The long-term rise in Australian house prices, which began in the early 1960s, has been the most sustained property market upswing in the world in recent decades, according to a new study from the Basel-headquartered Bank for International Settlements (BIS).
Researchers analysed long-term trends in house prices across 47 countries as part of a paper exploring how interest rates affect the price of real estate. The researchers found that short-term interest rates were a “surprisingly important” driver of house prices.
The paper included extensive data that underlines the sheer size of the boom in house prices in Australia and elsewhere.
In one such illustration, the authors – Gregory D Sutton, Dubravko Mihaljek, and Agne Subelyte – analysed housing market upswings and downswings, which they define as periods of price rises and falls that last for three years or longer.
The authors found that upswings have been far more common than downswings across the 47 profiled countries, accounting for nearly 80% of the periods in advanced economies. Long-term growth in the Australian housing market was the most persistent upswing of all.
“The upswings lasted on average 13 years; with the longest one, in Australia, still continuing after half a century,” BIS study said. “By contrast, downswings accounted for only 8 per cent of the advanced economy sample; they lasted on average five years, and the longest one, in Japan, lasted 13 years.”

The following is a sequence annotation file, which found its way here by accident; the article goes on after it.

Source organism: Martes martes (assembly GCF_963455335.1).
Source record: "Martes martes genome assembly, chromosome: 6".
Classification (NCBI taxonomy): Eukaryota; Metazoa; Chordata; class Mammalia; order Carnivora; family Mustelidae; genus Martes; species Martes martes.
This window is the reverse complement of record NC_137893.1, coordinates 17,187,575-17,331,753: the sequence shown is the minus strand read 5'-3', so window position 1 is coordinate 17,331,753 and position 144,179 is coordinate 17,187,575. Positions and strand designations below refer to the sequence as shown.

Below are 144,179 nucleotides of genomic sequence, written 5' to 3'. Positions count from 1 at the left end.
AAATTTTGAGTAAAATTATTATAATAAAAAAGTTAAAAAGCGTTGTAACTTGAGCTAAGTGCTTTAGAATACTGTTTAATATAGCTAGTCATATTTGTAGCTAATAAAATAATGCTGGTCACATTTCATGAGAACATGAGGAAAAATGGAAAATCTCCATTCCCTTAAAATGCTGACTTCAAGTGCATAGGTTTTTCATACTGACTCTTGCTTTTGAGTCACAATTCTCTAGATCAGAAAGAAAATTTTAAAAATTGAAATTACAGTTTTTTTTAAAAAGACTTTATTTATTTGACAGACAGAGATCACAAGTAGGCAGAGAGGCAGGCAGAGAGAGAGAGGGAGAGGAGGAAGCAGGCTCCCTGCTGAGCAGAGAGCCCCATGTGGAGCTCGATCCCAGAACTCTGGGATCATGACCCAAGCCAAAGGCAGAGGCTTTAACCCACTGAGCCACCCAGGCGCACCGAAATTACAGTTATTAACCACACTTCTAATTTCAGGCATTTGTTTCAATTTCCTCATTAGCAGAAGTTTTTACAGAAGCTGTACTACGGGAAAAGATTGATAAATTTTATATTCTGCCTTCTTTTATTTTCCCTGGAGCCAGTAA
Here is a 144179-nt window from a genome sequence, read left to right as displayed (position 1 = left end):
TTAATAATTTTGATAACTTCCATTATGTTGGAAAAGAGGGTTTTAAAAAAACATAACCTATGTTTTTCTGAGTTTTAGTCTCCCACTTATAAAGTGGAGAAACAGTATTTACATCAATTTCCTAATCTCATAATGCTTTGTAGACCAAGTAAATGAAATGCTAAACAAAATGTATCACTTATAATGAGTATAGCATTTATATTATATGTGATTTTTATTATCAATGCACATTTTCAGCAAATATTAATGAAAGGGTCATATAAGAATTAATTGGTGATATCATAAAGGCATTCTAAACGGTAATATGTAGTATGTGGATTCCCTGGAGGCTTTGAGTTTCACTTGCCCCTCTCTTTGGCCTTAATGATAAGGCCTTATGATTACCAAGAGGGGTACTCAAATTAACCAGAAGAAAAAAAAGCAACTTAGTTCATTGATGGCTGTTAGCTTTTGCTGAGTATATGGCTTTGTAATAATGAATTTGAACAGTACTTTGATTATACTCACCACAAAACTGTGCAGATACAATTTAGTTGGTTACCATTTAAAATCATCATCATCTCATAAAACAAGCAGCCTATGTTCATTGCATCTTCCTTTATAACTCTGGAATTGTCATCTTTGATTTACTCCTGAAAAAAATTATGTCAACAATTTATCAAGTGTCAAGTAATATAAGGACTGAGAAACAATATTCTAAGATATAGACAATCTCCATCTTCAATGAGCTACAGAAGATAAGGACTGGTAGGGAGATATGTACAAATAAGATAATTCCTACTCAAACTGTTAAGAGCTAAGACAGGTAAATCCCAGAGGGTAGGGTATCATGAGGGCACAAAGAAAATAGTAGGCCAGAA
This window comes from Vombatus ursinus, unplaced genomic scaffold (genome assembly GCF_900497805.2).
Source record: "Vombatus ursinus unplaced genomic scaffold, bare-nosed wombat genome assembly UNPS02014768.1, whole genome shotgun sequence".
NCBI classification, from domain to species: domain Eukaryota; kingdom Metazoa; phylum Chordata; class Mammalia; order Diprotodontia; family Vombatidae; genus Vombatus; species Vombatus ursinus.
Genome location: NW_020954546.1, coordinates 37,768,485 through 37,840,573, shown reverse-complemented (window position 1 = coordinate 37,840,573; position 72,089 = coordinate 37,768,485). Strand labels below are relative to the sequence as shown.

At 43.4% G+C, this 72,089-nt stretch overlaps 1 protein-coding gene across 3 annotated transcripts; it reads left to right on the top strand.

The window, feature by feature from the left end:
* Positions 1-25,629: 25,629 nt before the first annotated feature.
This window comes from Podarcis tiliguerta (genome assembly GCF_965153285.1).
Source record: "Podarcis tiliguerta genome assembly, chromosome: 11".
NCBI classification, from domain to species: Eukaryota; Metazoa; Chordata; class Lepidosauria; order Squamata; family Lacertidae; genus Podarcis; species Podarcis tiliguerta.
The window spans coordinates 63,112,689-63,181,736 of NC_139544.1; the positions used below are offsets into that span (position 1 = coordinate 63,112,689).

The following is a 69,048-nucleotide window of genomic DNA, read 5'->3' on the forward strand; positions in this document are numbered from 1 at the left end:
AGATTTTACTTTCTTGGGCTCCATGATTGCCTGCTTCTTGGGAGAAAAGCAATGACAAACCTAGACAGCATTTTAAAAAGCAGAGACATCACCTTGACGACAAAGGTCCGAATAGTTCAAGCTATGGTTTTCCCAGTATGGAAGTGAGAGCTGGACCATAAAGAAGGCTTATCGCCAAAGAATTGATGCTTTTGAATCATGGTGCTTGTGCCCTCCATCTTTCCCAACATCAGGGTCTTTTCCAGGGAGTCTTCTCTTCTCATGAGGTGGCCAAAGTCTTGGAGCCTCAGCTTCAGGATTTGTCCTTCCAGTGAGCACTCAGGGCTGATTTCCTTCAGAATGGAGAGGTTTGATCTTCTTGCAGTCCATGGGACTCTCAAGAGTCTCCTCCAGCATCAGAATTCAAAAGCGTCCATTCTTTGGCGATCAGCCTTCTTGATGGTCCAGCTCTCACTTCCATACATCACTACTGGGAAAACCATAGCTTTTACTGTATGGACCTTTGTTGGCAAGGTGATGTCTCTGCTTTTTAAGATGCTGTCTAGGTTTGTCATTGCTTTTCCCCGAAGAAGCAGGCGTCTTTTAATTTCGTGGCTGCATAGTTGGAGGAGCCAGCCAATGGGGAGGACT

According to the study, from 1961 to 2016, Australian house prices have grown by an average of 8.1% annually in real or inflation-adjusted terms. This is the sixth highest growth rate among developed countries.
Since 1961, the cumulative gain in Australian property prices has been an astonishing 6,556%. That compares with a cumulative 1,332% rise in house prices in the United States over 47 years.
The authors acknowledged that their data was “unbalanced,” as it spans varying time periods, depending on the country. Even so, it highlights very strong growth in property prices over multiple decades.
“Is housing a good long-term investment? Our data suggest that the answer is an unqualified “yes”: real house prices increased on average by close to 7% per annum in the sample of 20 advanced economies for which there are 45 years of data on average,” the BIS study said.
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